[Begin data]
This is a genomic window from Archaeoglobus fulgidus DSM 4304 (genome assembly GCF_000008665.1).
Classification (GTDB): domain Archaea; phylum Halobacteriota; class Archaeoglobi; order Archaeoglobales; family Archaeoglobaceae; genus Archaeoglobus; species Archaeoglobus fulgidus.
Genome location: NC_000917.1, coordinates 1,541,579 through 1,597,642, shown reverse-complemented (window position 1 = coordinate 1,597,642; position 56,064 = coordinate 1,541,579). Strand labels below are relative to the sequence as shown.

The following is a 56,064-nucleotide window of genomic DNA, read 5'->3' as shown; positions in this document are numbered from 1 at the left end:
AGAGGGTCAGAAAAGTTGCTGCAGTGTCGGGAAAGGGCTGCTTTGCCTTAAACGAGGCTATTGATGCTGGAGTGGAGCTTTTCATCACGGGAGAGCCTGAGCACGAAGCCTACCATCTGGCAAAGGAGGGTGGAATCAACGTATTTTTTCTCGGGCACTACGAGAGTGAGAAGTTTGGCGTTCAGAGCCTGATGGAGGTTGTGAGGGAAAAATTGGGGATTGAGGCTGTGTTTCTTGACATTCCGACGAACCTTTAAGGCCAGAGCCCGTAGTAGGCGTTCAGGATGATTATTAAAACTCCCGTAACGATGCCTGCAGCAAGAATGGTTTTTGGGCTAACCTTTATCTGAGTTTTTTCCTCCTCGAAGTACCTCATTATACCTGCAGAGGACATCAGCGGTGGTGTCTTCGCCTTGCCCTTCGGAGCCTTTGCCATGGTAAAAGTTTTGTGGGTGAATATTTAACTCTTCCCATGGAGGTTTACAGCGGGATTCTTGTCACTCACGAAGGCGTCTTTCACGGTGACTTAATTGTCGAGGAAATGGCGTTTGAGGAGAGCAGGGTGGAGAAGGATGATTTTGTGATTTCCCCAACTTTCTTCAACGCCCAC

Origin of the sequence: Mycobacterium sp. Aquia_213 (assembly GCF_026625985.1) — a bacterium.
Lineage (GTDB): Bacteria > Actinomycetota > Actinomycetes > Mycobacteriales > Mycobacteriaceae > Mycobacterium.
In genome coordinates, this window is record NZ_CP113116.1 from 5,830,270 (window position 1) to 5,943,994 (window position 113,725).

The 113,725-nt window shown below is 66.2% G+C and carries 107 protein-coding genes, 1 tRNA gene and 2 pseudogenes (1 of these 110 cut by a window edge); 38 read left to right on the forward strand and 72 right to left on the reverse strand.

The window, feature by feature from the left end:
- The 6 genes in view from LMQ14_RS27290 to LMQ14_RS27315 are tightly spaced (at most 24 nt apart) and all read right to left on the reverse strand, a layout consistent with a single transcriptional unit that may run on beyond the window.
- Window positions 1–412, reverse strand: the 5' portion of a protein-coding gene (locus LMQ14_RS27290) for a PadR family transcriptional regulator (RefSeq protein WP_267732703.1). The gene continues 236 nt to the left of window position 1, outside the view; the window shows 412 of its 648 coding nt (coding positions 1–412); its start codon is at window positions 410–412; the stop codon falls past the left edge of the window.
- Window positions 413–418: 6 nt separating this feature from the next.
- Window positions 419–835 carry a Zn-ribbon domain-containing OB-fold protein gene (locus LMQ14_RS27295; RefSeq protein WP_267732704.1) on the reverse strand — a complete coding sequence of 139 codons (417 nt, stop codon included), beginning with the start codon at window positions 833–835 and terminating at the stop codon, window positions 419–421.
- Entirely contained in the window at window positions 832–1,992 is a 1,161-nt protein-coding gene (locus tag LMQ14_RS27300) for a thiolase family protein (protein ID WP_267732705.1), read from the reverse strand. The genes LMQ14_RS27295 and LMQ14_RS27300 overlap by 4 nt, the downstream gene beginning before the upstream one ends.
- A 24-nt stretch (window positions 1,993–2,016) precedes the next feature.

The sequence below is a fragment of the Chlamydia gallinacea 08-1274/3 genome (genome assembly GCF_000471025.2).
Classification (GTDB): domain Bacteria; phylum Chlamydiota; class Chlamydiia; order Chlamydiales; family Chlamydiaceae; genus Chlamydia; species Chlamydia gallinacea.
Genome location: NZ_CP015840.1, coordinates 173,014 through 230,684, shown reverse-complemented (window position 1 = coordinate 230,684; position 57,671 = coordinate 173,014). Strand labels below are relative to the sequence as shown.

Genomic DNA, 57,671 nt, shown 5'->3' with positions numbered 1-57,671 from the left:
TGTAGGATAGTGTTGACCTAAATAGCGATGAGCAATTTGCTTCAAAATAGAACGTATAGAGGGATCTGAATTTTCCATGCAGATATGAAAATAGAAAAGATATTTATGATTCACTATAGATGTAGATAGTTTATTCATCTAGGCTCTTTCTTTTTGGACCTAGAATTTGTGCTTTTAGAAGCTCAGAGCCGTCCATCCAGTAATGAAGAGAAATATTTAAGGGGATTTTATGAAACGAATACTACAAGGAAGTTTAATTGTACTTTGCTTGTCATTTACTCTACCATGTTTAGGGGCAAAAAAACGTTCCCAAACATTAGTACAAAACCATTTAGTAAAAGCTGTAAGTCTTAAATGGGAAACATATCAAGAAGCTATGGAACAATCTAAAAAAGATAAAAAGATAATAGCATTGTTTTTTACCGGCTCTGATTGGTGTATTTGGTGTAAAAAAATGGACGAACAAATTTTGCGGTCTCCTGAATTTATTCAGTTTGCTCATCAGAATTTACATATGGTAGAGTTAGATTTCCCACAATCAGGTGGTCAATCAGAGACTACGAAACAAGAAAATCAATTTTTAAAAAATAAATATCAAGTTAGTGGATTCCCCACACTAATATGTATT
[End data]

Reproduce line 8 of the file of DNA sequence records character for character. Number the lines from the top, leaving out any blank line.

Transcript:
In genome coordinates, this window is record NZ_CP113116.1 from 5,830,270 (window position 1) to 5,943,994 (window position 113,725).